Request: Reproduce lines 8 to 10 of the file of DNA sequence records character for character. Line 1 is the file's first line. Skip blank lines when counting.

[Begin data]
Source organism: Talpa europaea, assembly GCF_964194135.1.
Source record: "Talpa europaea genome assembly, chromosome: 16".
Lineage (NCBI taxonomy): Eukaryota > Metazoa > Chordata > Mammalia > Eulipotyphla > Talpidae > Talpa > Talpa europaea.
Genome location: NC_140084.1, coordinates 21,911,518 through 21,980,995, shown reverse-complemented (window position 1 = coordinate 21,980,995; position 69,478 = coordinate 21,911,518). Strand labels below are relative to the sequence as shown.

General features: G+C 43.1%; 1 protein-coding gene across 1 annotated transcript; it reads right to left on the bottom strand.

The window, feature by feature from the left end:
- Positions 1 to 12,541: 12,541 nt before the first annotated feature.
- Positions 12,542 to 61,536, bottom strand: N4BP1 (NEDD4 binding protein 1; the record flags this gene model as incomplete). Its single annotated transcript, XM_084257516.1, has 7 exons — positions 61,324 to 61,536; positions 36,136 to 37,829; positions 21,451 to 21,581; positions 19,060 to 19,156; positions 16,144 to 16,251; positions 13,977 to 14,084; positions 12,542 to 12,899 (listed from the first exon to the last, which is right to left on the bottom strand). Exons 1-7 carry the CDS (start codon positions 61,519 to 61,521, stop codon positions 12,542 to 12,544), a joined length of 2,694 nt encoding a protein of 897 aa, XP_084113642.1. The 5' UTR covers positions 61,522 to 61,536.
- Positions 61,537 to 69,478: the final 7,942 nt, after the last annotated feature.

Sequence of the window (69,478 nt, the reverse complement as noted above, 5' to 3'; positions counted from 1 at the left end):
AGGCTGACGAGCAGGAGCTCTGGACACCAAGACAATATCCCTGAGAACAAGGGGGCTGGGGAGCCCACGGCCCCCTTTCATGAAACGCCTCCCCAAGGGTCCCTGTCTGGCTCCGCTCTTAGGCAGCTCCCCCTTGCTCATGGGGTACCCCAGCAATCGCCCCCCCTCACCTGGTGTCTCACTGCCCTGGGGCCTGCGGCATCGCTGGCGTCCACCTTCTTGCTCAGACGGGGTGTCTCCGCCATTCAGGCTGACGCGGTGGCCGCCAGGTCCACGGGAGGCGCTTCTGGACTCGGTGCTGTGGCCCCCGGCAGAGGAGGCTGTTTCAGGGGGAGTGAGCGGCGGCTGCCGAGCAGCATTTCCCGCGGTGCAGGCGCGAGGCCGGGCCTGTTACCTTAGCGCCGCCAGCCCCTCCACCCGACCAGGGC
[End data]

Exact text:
- Positions 12,542 to 61,536, bottom strand: N4BP1 (NEDD4 binding protein 1; the record flags this gene model as incomplete). Its single annotated transcript, XM_084257516.1, has 7 exons — positions 61,324 to 61,536; positions 36,136 to 37,829; positions 21,451 to 21,581; positions 19,060 to 19,156; positions 16,144 to 16,251; positions 13,977 to 14,084; positions 12,542 to 12,899 (listed from the first exon to the last, which is right to left on the bottom strand). Exons 1-7 carry the CDS (start codon positions 61,519 to 61,521, stop codon positions 12,542 to 12,544), a joined length of 2,694 nt encoding a protein of 897 aa, XP_084113642.1. The 5' UTR covers positions 61,522 to 61,536.
- Positions 61,537 to 69,478: the final 7,942 nt, after the last annotated feature.

Sequence of the window (69,478 nt, the reverse complement as noted above, 5' to 3'; positions counted from 1 at the left end):